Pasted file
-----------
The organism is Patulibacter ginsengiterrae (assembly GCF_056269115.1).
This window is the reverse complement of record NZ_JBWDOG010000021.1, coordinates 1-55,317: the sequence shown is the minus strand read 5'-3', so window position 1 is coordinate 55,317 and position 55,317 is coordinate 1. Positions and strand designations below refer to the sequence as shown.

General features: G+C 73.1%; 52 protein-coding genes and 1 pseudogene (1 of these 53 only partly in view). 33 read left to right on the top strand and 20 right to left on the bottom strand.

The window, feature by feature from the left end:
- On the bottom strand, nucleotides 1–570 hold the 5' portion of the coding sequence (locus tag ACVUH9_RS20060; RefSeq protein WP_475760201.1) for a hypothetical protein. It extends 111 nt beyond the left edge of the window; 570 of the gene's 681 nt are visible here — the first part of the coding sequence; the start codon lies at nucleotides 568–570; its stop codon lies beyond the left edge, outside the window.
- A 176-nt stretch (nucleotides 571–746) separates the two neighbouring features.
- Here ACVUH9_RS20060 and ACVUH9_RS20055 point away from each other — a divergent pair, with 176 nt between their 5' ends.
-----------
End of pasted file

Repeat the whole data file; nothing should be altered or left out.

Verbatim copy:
The organism is Patulibacter ginsengiterrae (assembly GCF_056269115.1).
This window is the reverse complement of record NZ_JBWDOG010000021.1, coordinates 1-55,317: the sequence shown is the minus strand read 5'-3', so window position 1 is coordinate 55,317 and position 55,317 is coordinate 1. Positions and strand designations below refer to the sequence as shown.

General features: G+C 73.1%; 52 protein-coding genes and 1 pseudogene (1 of these 53 only partly in view). 33 read left to right on the top strand and 20 right to left on the bottom strand.

The window, feature by feature from the left end:
- On the bottom strand, nucleotides 1–570 hold the 5' portion of the coding sequence (locus tag ACVUH9_RS20060; RefSeq protein WP_475760201.1) for a hypothetical protein. It extends 111 nt beyond the left edge of the window; 570 of the gene's 681 nt are visible here — the first part of the coding sequence; the start codon lies at nucleotides 568–570; its stop codon lies beyond the left edge, outside the window.
- A 176-nt stretch (nucleotides 571–746) separates the two neighbouring features.
- Here ACVUH9_RS20060 and ACVUH9_RS20055 point away from each other — a divergent pair, with 176 nt between their 5' ends.